Penis Play: Is It Normal For A Toddler?

Boys playing with their penis can make parents feel uncomfortable, but usually, it's totally normal.
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Touching genitals is a totally normal thing for kids to do.

Sometimes it can feel like young boys can't stop their hands gravitating down their pants, and that can be less than ideal on your weekly grocery trip. You don't want to shame your child for doing something that feels natural, but at the same time, it might feel as though you need to put limits in place.

Knowing how to handle boys playing with their penises can be a strange and tricky thing to navigate as a parent, and is probably one of the challenges you weren't expecting when you signed up to having a kid. Get some advice on what to do here, and check out our articles on discipline versus punishment and dealing with an emotional meltdown for more advice.

Why Do Toddlers Play With Their Private Parts?

Distracting your boy from playing with his penis in public can help.

There are tons of reasons why boys play with themselves, and on the whole, they are totally normal.

Just like grown-ups, boys might just be rearranging their genitals for comfort, or because they are scratching an itch. Unlike grown-ups, young kids haven't learned where it is and isn't acceptable to do these things, so you might get a shock when they start fiddling around down there in the middle of the grocery store.

You might have started noticing your child playing with their genitals when they started potty training. This is because they suddenly have easy access to that part of themselves. Toddlers are used to wearing a diaper and are now getting to grips (quite literally) with the different parts of their body.

Kids will start to learn that touching this area feels more pleasurable than other parts of their body. It's very common for boys playing with themselves to experience a natural erection when touching their penis too. We might feel shocked or worried if our child is constantly touching his penis or holding his penis because we associate arousal with adult sex. It's important to remember that a child doesn't understand that context. We need to tread carefully around the subject so that we don't create shame around certain parts of our children's bodies. A lot of the time, the touching is completely unconscious, or your child will be doing it as a way to feel comforted.

Should I Be Worried About It?

Most of the time, a child playing with their genitals is just their way of exploring their own body. However, if you notice that your little one has started touching their genitals more frequently it might be a good idea to check for any underlying health or medical issues, like a fungal infection or dermatological condition. Check for bleeding, flaky skin, swelling, trouble urinating, redness or skin discoloration, and any pain that your child is complaining about, and contact your child's doctor if you notice these to get some more information.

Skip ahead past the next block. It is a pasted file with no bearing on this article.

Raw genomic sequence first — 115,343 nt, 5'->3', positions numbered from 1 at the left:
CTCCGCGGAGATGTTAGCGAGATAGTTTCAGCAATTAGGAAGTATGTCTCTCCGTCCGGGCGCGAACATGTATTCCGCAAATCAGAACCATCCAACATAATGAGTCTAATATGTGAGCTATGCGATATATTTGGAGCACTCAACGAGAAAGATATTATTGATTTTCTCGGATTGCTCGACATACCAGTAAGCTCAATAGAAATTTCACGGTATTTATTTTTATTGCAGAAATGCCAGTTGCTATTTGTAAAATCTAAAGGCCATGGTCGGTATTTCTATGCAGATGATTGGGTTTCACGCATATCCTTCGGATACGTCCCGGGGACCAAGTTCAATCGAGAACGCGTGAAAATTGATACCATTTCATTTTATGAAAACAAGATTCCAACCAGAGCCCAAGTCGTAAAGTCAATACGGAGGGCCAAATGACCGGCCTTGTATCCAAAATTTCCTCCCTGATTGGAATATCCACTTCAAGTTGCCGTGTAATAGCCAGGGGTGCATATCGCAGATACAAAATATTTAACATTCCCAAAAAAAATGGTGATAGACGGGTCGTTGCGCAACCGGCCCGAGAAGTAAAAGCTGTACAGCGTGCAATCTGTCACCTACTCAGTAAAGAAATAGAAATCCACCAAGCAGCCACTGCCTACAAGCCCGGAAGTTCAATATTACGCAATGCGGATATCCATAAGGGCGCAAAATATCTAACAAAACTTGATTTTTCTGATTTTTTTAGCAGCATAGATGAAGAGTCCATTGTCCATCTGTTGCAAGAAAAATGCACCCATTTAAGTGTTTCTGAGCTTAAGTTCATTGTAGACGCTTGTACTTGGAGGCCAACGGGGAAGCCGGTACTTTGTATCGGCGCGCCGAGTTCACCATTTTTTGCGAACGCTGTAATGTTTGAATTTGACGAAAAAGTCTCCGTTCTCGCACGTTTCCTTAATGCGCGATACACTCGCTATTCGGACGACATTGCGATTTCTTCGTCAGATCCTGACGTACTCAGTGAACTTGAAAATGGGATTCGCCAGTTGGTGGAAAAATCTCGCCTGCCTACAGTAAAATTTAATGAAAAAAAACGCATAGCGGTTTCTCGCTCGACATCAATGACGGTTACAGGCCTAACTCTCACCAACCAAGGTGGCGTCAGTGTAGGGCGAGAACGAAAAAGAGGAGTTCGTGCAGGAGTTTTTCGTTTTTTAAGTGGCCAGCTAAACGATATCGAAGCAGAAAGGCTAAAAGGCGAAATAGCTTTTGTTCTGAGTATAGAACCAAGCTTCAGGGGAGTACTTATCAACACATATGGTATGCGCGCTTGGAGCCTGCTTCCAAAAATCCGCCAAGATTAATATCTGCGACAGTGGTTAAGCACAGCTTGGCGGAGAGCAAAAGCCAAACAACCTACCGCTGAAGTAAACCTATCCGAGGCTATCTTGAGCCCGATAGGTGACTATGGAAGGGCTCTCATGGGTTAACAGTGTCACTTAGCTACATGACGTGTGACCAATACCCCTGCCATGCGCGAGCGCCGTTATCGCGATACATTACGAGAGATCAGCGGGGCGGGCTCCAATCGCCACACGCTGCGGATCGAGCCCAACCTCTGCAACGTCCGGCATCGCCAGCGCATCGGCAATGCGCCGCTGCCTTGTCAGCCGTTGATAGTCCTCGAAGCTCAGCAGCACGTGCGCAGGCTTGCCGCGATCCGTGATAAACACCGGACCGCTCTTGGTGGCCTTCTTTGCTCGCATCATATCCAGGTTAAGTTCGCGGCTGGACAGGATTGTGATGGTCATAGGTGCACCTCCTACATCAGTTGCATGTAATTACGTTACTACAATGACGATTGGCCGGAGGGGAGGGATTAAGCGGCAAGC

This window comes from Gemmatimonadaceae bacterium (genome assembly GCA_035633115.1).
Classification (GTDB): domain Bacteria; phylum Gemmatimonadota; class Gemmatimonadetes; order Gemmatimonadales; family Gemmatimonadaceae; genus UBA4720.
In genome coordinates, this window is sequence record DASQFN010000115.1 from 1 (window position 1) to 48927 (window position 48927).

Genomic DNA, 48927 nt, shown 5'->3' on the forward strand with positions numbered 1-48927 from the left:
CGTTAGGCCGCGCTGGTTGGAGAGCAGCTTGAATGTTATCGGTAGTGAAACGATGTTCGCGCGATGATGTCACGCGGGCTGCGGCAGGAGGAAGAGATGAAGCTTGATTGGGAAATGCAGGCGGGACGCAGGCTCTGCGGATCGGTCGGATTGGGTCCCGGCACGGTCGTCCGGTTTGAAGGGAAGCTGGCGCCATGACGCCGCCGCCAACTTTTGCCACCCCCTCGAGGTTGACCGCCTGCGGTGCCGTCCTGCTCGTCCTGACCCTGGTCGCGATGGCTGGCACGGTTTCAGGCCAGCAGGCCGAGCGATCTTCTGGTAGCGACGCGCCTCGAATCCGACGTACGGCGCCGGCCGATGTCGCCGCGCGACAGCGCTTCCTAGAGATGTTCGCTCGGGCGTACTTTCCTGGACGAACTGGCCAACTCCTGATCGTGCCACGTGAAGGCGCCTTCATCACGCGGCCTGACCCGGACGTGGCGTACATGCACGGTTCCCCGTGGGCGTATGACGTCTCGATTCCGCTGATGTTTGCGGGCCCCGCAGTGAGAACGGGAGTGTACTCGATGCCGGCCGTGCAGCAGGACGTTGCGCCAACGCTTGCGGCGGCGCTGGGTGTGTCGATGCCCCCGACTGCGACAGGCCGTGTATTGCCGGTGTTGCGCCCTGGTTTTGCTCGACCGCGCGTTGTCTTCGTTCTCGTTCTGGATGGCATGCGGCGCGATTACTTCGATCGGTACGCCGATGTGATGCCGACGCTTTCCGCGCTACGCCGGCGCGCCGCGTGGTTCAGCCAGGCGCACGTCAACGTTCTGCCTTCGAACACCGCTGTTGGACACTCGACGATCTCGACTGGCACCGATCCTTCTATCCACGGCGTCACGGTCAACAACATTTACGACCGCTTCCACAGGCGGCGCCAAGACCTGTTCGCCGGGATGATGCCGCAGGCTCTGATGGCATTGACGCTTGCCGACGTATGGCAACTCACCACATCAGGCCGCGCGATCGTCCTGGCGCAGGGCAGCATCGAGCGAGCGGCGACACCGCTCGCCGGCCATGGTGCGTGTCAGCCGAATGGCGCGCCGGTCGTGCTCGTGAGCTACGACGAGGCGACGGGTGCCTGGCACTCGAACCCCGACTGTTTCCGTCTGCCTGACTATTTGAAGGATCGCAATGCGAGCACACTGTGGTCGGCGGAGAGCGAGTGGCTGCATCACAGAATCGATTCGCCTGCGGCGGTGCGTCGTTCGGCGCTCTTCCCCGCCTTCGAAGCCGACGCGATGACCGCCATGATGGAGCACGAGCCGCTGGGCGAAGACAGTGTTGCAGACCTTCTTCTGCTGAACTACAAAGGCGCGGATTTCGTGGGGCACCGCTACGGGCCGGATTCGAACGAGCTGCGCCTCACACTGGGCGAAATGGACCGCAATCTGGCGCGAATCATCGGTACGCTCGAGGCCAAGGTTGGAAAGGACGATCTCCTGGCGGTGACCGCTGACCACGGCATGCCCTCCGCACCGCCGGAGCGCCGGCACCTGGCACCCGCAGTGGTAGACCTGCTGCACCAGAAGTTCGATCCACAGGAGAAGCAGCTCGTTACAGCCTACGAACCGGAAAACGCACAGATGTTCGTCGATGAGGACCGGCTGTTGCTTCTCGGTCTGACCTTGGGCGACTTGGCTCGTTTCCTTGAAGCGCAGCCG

Even though we might feel uncomfortable when our kids do certain things, that's usually just because of our adult perspective. If your child touches their genitals in public, uses objects to touch their genitals, or shows them to others, these are all normal toddler behaviors.

There are times when your child might cross the line from normal behaviors to something that needs more serious attention, and that usually arises when children are playing together. If you notice one child trying to force another into sex play that feels inappropriate, or there's an age difference of more than three years between kids, and if these kinds of things happen on multiple occasions despite careful intervention, it might be time to seek professional help or terminate a friendship. If this is happening between siblings, it's a good idea to seek professional help.

What Should I Be Doing About It?

Boys will learn where is and isn't appropriate to touch their penis.

If your child keeps playing with his penis in public and you'd rather he didn't then there are a few things you can do to stop it from happening while making sure your little one keeps a positive relationship with his body.

If you're out in public try not to bring too much attention to what they are doing. Instead, distract them by redirecting their hands to something new, like a toy or book. You can also ask them to point at something to change their focus.

Start talking about what times and places are appropriate and inappropriate for touching that area. Be clear and concise and make sure you aren't using shameful language, just tell them that school or out at the shops are not places to touch your penis, but that doing it in private is perfectly OK.

If your child is touching their penis at home and it's bothering you, it's important not to shame them into stopping, as this could cause them to carry those feelings into adulthood. This is something that feels good to your child, so it is confusing if you tell them it's wrong. It can be a much better tactic just to offer them something else to play with.

If you found this article helpful, why not take a look at our ideas for November preschool themes or the value of discipline?

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